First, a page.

June 29, 2005
Sen. John Cornyn, R-Texas, is a rising star among conservatives
in Congress, so it's especially significant that he has just won
passage of the most significant open government reform in
The Senate approved June 24 by unanimous consent a Cornyn-backed measure that requires all bills being considered by Congress to make explicit any proposed exemptions to the Freedom of Information Act.
The FOIA guarantees every American the right to see any tax-paid government document on request, subject only to such reasonable exceptions as national security, law enforcement, commercial trade secrets and personal privacy.
Seeing a conservative leading an FOIA-related charge has been a rarity in recent years on Capitol Hill, but Cornyn's work with a hardy band of legislators, activists and journalists suggests a growing realization on the Right that big government's worst enemy is transparency.
Cornyn's bill was made necessary by a raft of bills in recent years that used obscure provisions tucked away in often-unrelated legislation to exempt some agencies and programs from the FOIA.
Among the more than 140 examples of obscure exemptions approved in recent years is one that prevents citizens from using the new national livestock identification system to learn about animals infected by mad cow disease (an exemption sponsored by Rep. Collin Peterson, D-Minn.).
According on Cornyn, the justification for his provision is simple. "Congress should not establish new secrecy provisions through secret means," he told the Senate. "If Congress is to establish a new exemption to FOIA, it should do so in the open and in the light of day."
Congress has used the Cornyn approach before, including the War Powers Resolution and the Federal Vacancies Reform Act, which also require Congress to act in an explicit fashion in order to carry out particular objectives, Cornyn added.
Senate passage doesn't mean the measure is law yet, as it must now be approved by the House of Representatives and signed by President Bush. Prospects in the House are unclear, but the White House said it was not opposed to the measure when it was first introduced.
The measure the Senate approved last week is part of a much bigger package of reforms Cornyn introduced in February called "The Open Government Act of 2005."
That measure is co-sponsored by Sen. Patrick Leahy, D-Vt., and a companion measure is being co-sponsored in the House by Rep. Lamar Smith, R-Texas, and Rep. Brad Sherman, D-Calif.
Among other things, the proposal provides concrete penalties for federal workers and agencies that violate the FOIA, and, in an effort to minimize legal costs, establishes an independent office to arbitrate disputes between FOIA requestors and denying agencies.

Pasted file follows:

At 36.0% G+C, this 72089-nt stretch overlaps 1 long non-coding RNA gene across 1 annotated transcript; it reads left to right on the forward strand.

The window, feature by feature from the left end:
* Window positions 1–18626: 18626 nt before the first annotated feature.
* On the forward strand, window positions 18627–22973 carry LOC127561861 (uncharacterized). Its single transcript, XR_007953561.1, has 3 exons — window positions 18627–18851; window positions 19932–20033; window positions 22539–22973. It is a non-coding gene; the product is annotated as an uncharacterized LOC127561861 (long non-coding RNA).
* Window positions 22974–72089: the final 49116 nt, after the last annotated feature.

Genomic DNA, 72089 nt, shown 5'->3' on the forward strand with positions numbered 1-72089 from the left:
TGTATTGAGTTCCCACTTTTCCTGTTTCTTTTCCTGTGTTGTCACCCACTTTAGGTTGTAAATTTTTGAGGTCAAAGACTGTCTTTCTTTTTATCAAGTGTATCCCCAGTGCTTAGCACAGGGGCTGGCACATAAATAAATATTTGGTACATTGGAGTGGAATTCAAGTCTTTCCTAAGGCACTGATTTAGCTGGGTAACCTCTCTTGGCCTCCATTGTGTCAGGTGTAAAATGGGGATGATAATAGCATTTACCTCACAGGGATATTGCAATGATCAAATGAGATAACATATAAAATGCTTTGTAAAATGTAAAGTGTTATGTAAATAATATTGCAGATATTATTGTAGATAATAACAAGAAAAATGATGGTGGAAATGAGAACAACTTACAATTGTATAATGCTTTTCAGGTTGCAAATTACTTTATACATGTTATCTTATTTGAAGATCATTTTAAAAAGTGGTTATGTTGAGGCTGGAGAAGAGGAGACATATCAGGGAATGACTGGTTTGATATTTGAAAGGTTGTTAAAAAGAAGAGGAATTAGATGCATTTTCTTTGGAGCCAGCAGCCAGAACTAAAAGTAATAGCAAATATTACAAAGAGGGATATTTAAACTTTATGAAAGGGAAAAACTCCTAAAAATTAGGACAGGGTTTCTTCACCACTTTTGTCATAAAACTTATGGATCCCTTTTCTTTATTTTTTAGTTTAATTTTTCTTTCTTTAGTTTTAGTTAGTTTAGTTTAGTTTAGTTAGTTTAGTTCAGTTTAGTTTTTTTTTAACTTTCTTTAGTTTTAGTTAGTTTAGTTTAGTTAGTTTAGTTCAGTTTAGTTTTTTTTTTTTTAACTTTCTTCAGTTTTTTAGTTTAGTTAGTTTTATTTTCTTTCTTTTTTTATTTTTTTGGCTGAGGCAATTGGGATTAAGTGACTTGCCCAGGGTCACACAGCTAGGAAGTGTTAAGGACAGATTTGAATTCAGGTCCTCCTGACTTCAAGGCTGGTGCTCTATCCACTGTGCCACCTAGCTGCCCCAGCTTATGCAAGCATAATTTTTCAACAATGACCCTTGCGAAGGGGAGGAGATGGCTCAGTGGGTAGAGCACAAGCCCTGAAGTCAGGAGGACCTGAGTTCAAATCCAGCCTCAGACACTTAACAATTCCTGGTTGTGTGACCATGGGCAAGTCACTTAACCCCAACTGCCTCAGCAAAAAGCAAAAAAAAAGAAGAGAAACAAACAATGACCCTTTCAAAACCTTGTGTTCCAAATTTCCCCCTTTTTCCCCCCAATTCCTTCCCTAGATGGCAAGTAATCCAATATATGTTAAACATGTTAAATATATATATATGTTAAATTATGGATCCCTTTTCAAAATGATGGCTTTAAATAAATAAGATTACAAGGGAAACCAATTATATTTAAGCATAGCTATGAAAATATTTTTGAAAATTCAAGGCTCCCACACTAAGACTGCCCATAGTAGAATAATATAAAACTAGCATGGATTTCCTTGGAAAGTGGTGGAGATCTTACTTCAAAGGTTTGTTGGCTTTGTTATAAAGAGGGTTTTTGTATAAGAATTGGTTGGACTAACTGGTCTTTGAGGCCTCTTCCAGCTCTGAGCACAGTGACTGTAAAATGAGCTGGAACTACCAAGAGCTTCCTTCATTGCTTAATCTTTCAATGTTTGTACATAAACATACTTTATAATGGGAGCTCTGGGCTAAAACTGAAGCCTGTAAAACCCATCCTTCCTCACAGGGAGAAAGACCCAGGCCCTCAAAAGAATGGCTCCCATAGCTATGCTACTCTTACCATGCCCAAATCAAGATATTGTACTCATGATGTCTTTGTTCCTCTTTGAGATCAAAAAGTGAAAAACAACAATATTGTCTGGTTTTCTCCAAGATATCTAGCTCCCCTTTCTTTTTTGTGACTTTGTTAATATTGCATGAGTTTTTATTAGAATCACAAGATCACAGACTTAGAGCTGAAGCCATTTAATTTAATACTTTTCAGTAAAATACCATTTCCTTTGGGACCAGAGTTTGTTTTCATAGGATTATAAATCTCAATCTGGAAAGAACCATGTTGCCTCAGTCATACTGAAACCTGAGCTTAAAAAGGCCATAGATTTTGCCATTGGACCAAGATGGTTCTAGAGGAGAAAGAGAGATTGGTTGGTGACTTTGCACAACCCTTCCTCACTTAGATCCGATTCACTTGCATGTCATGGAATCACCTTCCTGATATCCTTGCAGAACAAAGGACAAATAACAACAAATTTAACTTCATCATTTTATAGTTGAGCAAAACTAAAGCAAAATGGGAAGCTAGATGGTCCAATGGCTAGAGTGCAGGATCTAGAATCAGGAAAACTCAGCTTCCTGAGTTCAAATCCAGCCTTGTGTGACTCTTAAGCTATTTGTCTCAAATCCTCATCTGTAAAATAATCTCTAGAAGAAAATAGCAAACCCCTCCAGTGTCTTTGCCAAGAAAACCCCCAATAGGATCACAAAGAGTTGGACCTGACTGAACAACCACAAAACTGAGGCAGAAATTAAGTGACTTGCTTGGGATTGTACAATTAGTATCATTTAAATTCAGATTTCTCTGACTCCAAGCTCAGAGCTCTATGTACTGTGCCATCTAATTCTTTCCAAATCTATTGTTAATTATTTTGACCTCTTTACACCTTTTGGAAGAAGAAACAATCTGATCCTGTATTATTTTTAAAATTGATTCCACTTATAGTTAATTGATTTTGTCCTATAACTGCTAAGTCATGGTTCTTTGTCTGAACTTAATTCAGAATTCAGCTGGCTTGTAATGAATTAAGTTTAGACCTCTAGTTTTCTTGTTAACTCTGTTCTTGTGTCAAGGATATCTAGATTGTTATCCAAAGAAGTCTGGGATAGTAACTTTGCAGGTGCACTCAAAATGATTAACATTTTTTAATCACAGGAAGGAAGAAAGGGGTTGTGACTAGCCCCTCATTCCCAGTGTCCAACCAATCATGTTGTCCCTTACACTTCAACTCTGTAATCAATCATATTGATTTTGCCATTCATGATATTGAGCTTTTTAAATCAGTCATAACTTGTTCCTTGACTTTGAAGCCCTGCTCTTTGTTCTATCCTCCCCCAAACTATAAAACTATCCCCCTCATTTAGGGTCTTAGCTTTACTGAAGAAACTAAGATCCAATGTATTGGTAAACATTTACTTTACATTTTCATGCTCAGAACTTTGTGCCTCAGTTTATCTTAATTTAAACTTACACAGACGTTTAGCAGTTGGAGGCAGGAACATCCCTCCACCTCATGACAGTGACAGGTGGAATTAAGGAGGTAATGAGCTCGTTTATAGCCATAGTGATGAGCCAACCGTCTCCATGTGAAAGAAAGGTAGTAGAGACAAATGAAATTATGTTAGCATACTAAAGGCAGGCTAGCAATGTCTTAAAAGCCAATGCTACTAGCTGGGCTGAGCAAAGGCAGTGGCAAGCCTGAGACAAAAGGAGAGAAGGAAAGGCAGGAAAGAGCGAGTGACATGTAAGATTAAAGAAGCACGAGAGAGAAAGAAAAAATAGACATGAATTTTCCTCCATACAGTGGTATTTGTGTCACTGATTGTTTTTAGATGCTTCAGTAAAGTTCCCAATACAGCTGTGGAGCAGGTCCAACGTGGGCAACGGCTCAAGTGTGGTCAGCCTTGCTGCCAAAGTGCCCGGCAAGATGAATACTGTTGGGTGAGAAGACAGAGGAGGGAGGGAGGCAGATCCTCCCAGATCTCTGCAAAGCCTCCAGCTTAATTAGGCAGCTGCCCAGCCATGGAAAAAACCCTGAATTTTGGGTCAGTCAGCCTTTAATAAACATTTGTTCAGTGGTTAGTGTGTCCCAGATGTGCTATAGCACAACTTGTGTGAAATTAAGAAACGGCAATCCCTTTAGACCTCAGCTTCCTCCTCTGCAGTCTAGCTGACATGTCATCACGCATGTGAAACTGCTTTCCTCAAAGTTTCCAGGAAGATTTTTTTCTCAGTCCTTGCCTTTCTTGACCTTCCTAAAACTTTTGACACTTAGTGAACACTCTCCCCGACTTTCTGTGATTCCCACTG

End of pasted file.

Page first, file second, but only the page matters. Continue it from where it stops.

Despite favorable media on the proposal following a March hearing in the Senate and a May hearing in the House, many of its advocates expect the Cornyn-Leahy measure will require much time and debate before it becomes law.
The current FOIA became law July 4, 1966, after an epic 17-year struggle on its behalf. Among its original co-sponsors was Secretary of Defense Donald Rumsfeld, then a freshman GOP congressman.
Washington isn't the only place where conservatives are taking leading roles in making government more transparent. The Arlington, Va.-based Atlas Economic Research Foundation recently presented its prestigious Templeton Freedom Awards to FOIA activists in Bulgaria and the Philippines.
Atlas helps fund conservative organizations and projects in 67 nations and its Templeton Award - established in 2003 and named for Britain's Sir John Templeton - recognizes innovative work by think tanks and other non-governmental groups around the world.
In Bulgaria, Atlas recognized the Access to Information Program Foundation and in the Philippines, the Center for Media Freedom and Responsibility was recognized.
Despite passage in 2000 of its first-ever FOIA law, Bulgarian bureaucrats have been slow shaking off practices that typified the eastern European nation's years as one of the most repressive satellites of the Soviet Union. AIP is assisting more than 80 of the most egregious cases of "information refusal."
Upholding FOIA is a core principle of the Center for Media Freedom and Responsibility and its work in that area and in journalism ethics resulted in its receiving the Templeton.
As encouraging as the Atlas awards are internationally, it remains true that Cornyn's prospects for advancing FOIA reforms here depend greatly on more conservative leaders recognizing the power of transparency against Big Government.
Mark Tapscott is director of the Center for Media and Public Policy at The Heritage Foundation (heritage.org).
Distributed nationally on the Knight-Ridder Tribune wire